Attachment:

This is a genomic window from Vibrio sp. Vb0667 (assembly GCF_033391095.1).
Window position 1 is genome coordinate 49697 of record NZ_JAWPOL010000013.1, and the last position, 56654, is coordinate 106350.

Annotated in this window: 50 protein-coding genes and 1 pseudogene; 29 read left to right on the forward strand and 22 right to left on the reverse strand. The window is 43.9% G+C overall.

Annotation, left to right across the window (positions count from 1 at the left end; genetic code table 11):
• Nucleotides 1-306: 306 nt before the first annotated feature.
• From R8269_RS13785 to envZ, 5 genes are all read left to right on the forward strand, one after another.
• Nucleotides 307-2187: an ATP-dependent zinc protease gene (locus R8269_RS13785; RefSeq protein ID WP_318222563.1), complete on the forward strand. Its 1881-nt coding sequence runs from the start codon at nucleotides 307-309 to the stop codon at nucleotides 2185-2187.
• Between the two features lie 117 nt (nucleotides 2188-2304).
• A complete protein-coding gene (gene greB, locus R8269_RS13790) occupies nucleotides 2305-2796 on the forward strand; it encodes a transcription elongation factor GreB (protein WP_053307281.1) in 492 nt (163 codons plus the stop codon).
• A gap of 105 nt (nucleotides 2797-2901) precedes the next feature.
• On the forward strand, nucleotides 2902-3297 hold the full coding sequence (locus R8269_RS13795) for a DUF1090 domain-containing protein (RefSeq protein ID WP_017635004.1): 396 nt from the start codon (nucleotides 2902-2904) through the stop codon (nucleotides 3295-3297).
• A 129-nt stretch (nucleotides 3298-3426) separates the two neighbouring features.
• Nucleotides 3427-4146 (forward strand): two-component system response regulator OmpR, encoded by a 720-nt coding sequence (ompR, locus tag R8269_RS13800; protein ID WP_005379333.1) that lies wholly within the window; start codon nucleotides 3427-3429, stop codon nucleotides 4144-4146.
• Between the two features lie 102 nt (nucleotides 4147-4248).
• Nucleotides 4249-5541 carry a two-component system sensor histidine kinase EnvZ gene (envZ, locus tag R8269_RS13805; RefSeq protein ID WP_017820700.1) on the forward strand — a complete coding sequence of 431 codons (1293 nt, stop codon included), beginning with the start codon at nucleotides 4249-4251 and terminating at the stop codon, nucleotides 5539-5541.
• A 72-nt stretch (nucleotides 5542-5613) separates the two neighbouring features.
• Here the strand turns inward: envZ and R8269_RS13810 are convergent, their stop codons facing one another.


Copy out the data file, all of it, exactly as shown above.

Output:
This is a genomic window from Vibrio sp. Vb0667 (assembly GCF_033391095.1).
Window position 1 is genome coordinate 49697 of record NZ_JAWPOL010000013.1, and the last position, 56654, is coordinate 106350.

Annotated in this window: 50 protein-coding genes and 1 pseudogene; 29 read left to right on the forward strand and 22 right to left on the reverse strand. The window is 43.9% G+C overall.

Annotation, left to right across the window (positions count from 1 at the left end; genetic code table 11):
• Nucleotides 1-306: 306 nt before the first annotated feature.
• From R8269_RS13785 to envZ, 5 genes are all read left to right on the forward strand, one after another.
• Nucleotides 307-2187: an ATP-dependent zinc protease gene (locus R8269_RS13785; RefSeq protein ID WP_318222563.1), complete on the forward strand. Its 1881-nt coding sequence runs from the start codon at nucleotides 307-309 to the stop codon at nucleotides 2185-2187.
• Between the two features lie 117 nt (nucleotides 2188-2304).
• A complete protein-coding gene (gene greB, locus R8269_RS13790) occupies nucleotides 2305-2796 on the forward strand; it encodes a transcription elongation factor GreB (protein WP_053307281.1) in 492 nt (163 codons plus the stop codon).
• A gap of 105 nt (nucleotides 2797-2901) precedes the next feature.
• On the forward strand, nucleotides 2902-3297 hold the full coding sequence (locus R8269_RS13795) for a DUF1090 domain-containing protein (RefSeq protein ID WP_017635004.1): 396 nt from the start codon (nucleotides 2902-2904) through the stop codon (nucleotides 3295-3297).
• A 129-nt stretch (nucleotides 3298-3426) separates the two neighbouring features.
• Nucleotides 3427-4146 (forward strand): two-component system response regulator OmpR, encoded by a 720-nt coding sequence (ompR, locus tag R8269_RS13800; protein ID WP_005379333.1) that lies wholly within the window; start codon nucleotides 3427-3429, stop codon nucleotides 4144-4146.
• Between the two features lie 102 nt (nucleotides 4147-4248).
• Nucleotides 4249-5541 carry a two-component system sensor histidine kinase EnvZ gene (envZ, locus tag R8269_RS13805; RefSeq protein ID WP_017820700.1) on the forward strand — a complete coding sequence of 431 codons (1293 nt, stop codon included), beginning with the start codon at nucleotides 4249-4251 and terminating at the stop codon, nucleotides 5539-5541.
• A 72-nt stretch (nucleotides 5542-5613) separates the two neighbouring features.
• Here the strand turns inward: envZ and R8269_RS13810 are convergent, their stop codons facing one another.